Could training people’s sense of smell help to offset cognitive decline?

Our sense of smell diminishes as we age, and this decline can sometimes be a predictor of cognitive decline. Older adults with poorer sense of smell are estimated to be more likely to develop dementia than those who have no significant issues.

A recent study has found that olfactory training in older adults could improve performance in identifying smells, and that this could lead to improvements in other cognitive abilities.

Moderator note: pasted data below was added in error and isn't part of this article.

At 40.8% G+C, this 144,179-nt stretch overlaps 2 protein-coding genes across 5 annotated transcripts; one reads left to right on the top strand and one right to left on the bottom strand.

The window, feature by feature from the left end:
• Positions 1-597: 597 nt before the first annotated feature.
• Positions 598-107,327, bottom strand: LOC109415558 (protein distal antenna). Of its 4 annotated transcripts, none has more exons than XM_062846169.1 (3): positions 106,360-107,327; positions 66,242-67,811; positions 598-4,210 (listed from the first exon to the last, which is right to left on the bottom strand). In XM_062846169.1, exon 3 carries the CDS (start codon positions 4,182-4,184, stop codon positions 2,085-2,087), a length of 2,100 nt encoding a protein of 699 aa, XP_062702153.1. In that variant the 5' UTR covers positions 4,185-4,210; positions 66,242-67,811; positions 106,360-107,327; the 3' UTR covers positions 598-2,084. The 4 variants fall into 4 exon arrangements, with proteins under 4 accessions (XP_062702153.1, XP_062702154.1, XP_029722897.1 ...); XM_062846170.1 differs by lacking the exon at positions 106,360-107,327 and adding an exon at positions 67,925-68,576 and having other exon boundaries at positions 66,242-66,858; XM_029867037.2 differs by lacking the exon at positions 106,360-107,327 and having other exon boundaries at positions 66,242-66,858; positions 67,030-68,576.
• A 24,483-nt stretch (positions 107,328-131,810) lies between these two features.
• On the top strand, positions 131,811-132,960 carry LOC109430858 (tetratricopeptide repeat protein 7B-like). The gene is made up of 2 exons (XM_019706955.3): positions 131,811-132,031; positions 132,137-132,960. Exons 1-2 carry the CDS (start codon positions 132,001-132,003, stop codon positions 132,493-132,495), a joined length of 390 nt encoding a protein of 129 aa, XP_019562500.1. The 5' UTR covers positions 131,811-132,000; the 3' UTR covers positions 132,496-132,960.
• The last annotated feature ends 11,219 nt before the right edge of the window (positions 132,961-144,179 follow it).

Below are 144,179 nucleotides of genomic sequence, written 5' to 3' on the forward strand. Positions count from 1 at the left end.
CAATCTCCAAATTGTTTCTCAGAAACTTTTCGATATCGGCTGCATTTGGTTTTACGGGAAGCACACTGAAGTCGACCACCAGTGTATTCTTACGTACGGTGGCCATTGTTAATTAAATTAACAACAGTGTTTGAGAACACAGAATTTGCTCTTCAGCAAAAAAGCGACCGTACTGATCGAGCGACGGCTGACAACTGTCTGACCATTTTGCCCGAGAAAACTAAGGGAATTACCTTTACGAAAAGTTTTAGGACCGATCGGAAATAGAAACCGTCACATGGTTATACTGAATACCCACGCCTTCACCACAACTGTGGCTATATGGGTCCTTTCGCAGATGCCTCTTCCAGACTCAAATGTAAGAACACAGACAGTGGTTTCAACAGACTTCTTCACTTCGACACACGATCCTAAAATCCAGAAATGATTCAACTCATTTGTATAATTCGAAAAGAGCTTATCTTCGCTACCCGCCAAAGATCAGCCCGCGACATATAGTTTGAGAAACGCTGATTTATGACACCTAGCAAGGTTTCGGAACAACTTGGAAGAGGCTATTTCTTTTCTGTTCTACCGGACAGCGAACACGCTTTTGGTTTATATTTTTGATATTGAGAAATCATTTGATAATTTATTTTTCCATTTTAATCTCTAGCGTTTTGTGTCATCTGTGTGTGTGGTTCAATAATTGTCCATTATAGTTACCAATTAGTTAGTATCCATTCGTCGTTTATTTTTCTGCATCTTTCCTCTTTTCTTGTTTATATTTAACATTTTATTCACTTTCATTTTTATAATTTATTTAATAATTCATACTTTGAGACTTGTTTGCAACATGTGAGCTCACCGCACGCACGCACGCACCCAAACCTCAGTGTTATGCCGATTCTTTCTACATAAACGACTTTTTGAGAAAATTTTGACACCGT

Researches from The University of Melbourne are now planning a pilot trial which will focus on training the brain through the nose, with their innovative method of olfactory-cognitive training (OCT), in people with mild cognitive impairment (MCI).

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